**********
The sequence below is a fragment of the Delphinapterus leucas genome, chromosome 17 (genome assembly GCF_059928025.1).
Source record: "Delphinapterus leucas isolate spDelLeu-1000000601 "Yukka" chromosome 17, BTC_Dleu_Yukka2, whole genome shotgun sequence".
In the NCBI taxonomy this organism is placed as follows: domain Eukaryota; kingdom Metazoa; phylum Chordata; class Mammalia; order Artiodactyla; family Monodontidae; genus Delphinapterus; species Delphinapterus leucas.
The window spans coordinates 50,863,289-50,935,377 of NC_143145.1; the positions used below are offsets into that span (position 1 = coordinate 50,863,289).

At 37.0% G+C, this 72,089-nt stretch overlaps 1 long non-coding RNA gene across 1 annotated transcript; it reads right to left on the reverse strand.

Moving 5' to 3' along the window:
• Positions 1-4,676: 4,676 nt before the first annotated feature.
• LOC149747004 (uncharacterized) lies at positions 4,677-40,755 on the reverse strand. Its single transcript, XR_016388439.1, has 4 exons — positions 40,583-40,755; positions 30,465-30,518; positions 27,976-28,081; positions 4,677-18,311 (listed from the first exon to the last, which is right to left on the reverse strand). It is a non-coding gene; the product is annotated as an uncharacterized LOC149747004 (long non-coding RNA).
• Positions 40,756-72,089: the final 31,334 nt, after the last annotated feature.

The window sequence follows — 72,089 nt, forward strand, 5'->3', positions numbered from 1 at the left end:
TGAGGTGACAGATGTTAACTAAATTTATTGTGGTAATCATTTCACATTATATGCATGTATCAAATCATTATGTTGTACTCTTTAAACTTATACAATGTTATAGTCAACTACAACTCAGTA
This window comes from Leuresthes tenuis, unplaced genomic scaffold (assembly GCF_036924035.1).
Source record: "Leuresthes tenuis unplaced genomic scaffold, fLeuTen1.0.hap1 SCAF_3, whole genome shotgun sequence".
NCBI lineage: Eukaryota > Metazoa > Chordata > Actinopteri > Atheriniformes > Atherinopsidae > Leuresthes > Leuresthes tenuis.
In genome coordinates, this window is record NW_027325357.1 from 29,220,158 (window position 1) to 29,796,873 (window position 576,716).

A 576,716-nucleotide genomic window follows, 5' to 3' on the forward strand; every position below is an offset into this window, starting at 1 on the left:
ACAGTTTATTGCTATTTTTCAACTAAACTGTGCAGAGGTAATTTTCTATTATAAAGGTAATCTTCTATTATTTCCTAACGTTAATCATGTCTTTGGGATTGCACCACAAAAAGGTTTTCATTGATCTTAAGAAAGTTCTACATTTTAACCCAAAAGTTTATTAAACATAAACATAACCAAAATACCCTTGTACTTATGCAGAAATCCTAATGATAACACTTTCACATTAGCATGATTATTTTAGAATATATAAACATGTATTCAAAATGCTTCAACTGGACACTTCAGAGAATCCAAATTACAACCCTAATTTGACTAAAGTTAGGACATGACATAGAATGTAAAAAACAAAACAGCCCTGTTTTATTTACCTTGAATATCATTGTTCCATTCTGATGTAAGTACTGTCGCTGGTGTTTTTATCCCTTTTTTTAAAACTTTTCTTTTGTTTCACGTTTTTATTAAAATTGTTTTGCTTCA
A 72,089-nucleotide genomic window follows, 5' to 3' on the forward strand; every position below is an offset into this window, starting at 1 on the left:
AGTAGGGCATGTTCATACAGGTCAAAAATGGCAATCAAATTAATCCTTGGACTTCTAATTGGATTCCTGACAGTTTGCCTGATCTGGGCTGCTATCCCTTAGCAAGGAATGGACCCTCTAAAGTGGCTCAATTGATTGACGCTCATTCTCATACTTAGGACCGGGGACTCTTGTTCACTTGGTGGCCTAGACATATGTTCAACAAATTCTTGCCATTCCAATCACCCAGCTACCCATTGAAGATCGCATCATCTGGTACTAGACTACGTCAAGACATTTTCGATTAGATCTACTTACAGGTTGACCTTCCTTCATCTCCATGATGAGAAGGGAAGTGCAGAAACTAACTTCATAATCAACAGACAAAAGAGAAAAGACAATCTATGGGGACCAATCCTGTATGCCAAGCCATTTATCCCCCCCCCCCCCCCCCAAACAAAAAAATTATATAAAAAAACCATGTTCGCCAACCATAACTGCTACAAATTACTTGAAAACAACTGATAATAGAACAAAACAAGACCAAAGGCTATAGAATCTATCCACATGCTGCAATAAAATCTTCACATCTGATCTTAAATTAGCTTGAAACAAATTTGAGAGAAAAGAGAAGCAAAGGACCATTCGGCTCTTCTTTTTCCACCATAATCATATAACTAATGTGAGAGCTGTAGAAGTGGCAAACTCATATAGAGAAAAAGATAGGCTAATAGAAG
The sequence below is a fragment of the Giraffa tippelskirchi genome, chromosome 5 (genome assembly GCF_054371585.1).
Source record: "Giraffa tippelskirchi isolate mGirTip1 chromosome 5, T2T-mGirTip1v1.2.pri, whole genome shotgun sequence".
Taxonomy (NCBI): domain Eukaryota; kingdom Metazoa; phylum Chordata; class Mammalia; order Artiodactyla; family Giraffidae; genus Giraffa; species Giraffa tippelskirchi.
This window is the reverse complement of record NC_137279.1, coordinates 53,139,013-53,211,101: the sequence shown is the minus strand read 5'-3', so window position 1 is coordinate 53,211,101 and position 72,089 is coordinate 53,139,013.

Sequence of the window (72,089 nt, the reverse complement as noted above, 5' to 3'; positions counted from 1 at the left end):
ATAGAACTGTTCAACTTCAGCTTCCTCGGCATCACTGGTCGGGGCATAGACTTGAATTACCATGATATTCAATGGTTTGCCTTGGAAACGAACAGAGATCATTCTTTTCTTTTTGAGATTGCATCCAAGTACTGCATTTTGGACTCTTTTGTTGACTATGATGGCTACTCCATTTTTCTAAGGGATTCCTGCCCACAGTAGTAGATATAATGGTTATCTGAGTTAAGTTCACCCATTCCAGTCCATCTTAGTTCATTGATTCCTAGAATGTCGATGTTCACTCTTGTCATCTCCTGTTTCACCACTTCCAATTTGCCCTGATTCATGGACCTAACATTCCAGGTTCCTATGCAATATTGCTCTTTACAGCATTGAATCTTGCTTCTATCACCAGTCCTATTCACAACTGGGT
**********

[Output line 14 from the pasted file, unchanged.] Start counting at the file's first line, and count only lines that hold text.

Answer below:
NCBI lineage: Eukaryota > Metazoa > Chordata > Actinopteri > Atheriniformes > Atherinopsidae > Leuresthes > Leuresthes tenuis.